You’re at a New Year’s Party. It’s in full swing. The countdown begins. “HAPPY NEW YEAR”. Hugs and kisses all around. Then the dreaded, “So, what’s your resolution?” You’re full of joy, it’s another new year. Your turn to speak, “I’m going to ________” Insert any goal to finish that sentence.
Next year the same thing. Don’t beat yourself up because it hasn’t worked out.
Here’s the thing, we’ve all been there. Does anyone ever keep them? Does anyone care?
Deep down you’d love to be in the same spot next year, 25 lbs lighter, no longer a smoker, and healthier to boot. Whatever goal you set, you’d be so proud. You’re a success. You’d be one of the only ones. All your friends/loved ones would revel in your success.
Make this the year you take control.
Make a resolution that you’ll succeed at.
What would you aim for if you knew you’d get it?
Here are 4 ways you can keep them.
1. Make a plan.
Yes, a plan! Don’t make a resolution, on the spur of the moment, while you’re at a celebration. Will you even recall what you said?
Write it out, before you go. Make it simple. Try a 3-step plan. Goals are more attainable if you write them down.
Here’s my example for quitting smoking:
- Set a date to start, not in the middle of a holiday season. Emotional events can make you stop before you begin.
- Get a prescription to help with nicotine withdrawals. They do work. I used a nicotine pill for 6 weeks and succeeded in being smoke-free for 7 years and counting.
- Change one major habit at a time. I can’t stress enough the need for one goal at a time. Your chances for success are better if you quit one thing first. Then a few months afterwards, you can set yourself up to quit another thing. I quit drinking for 3 years, before I tried to quit smoking. It would’ve been too stressful to do both at once.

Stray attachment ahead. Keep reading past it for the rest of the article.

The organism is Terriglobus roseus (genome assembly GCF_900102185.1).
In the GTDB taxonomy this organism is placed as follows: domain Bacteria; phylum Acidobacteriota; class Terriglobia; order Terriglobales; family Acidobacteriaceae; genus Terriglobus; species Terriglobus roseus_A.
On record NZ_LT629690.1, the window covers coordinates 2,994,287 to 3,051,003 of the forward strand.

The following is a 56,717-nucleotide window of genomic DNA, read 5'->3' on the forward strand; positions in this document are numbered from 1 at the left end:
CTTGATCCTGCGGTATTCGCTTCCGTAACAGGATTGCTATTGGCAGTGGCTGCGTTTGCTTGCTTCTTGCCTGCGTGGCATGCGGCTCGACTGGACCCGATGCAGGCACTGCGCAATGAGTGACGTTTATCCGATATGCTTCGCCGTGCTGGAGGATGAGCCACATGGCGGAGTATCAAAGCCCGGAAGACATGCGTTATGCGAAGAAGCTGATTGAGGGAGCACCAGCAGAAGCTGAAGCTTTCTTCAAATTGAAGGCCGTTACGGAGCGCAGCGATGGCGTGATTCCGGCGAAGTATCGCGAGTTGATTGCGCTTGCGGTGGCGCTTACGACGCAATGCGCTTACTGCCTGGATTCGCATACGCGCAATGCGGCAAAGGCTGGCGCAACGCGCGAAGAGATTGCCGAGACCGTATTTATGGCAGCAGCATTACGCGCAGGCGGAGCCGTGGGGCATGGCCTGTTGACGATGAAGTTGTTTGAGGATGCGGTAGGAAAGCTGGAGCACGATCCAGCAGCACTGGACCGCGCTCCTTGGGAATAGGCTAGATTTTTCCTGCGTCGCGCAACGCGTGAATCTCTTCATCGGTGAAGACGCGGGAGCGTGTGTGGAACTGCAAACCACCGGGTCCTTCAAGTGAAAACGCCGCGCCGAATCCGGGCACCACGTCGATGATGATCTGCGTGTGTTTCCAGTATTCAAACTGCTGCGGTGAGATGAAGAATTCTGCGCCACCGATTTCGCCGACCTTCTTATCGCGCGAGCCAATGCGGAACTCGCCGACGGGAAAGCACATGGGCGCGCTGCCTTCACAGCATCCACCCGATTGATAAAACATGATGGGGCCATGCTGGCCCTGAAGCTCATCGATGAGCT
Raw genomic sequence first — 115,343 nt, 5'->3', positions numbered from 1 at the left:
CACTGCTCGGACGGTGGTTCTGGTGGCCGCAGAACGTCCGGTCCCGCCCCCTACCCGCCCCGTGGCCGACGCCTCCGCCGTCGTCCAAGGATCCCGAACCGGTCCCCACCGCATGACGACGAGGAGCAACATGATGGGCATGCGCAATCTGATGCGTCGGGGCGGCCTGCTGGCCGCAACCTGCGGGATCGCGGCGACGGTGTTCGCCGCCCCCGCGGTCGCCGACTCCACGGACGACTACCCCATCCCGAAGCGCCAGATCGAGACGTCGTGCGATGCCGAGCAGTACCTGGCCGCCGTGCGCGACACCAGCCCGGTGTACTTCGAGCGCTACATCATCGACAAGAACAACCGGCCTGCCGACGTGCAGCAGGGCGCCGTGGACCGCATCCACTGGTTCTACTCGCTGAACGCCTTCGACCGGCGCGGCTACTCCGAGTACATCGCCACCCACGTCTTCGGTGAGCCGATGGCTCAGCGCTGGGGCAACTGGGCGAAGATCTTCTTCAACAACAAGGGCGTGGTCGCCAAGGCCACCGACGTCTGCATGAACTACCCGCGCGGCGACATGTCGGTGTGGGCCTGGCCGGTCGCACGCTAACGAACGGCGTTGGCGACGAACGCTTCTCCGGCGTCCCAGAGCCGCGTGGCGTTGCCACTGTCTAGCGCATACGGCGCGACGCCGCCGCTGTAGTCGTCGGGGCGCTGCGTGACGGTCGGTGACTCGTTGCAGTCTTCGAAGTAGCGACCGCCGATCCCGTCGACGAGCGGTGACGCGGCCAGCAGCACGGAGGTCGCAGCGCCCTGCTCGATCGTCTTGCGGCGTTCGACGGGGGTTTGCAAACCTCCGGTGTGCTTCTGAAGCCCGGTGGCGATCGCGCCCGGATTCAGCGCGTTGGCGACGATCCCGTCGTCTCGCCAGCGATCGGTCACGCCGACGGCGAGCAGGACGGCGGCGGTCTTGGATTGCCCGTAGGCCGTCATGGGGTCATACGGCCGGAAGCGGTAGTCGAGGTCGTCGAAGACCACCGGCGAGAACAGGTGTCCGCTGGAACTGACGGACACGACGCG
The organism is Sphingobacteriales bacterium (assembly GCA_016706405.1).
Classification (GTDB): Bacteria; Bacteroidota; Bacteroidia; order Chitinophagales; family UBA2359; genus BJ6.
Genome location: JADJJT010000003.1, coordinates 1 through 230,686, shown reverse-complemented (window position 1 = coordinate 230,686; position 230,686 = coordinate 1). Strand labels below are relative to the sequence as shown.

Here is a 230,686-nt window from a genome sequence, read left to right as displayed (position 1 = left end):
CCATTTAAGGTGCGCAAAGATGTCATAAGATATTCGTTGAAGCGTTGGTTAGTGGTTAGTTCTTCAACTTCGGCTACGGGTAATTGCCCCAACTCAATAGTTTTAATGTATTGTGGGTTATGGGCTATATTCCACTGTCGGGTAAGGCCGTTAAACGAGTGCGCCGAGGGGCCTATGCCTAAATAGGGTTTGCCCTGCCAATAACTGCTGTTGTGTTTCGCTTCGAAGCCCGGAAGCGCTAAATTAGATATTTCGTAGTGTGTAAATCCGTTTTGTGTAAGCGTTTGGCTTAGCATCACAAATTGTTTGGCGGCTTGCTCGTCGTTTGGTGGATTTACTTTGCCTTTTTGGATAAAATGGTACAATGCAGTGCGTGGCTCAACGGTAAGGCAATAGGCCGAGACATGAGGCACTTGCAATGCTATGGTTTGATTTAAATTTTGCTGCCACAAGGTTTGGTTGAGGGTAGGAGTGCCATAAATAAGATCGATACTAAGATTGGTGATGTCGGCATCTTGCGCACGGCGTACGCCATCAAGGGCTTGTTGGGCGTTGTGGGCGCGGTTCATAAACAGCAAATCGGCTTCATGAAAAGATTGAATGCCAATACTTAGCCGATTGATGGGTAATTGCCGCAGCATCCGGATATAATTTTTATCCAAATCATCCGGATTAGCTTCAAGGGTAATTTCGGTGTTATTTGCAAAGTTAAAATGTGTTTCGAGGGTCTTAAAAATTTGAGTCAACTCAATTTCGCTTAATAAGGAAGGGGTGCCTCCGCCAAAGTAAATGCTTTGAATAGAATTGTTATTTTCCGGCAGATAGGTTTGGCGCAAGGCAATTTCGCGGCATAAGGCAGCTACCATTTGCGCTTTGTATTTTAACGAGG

2. Break your resolution down into increments of time.
You want to quit a habit.
Break it down by hour, days, weeks, or even months. Whatever works for you. It took years to get your habits, it can take years to change them. Don’t rush.
I broke a 28-year smoking habit, in 6 weeks.
Smoking 1- 1/2 pkgs a day when I began, my pills, Dec 22nd and by Dec 30th, I was down to 5 cigarettes a day.
By Feb 7th, I was no longer a smoker.
3. Every time you meet your goal, congratulate yourself.
A reward provides an incentive for each step of the way.
The pride you feel when you get closer to your final goal is cause for celebration.
You and you alone are responsible for this change.
Be proud. Your reward can be a simple checkmark on a calendar.
If you’ve saved money because of a habit you’ve changed make a date at a spa, or take a vacation. Celebrate you.
4. No law says you have to tell others what your resolutions are.
If you’ve enlisted your loved ones’ help before and not achieved your goals, they may find it hard to support you. There’s no fast rule that says you have to tell them, you may want to surprise them with your newfound success. This is about your movement towards a new improved you.
Find a support group, if it’s a hard habit to change. Most are online.
You can find help with any issue.
It’s important to find someone to encourage you when it gets tough. When you want that next smoke or an extra piece of cake.
Things to remember
Above all else, we all slip up on our way to self-improvement.
Even good diets have a cheat day. It can ease the pressure and help keep you focused.
If you do slip up, continue on. Realize it happens to everyone and move forward.
Don’t stay stuck in the moment. Don’t berate yourself.
Look at the triggers that made you slide. Now you’ve noticed them, watch how they occur and change your reaction.
You’ll be able to overcome them.
Life is full of stressors, learn to calm down and either ignore or step over them.
Treat yourself with respect, you’re a work in progress. We all can use some self-improvement.
Belief in yourself is paramount.
You know what you can do.
I’m cheering you on!
Happy New Year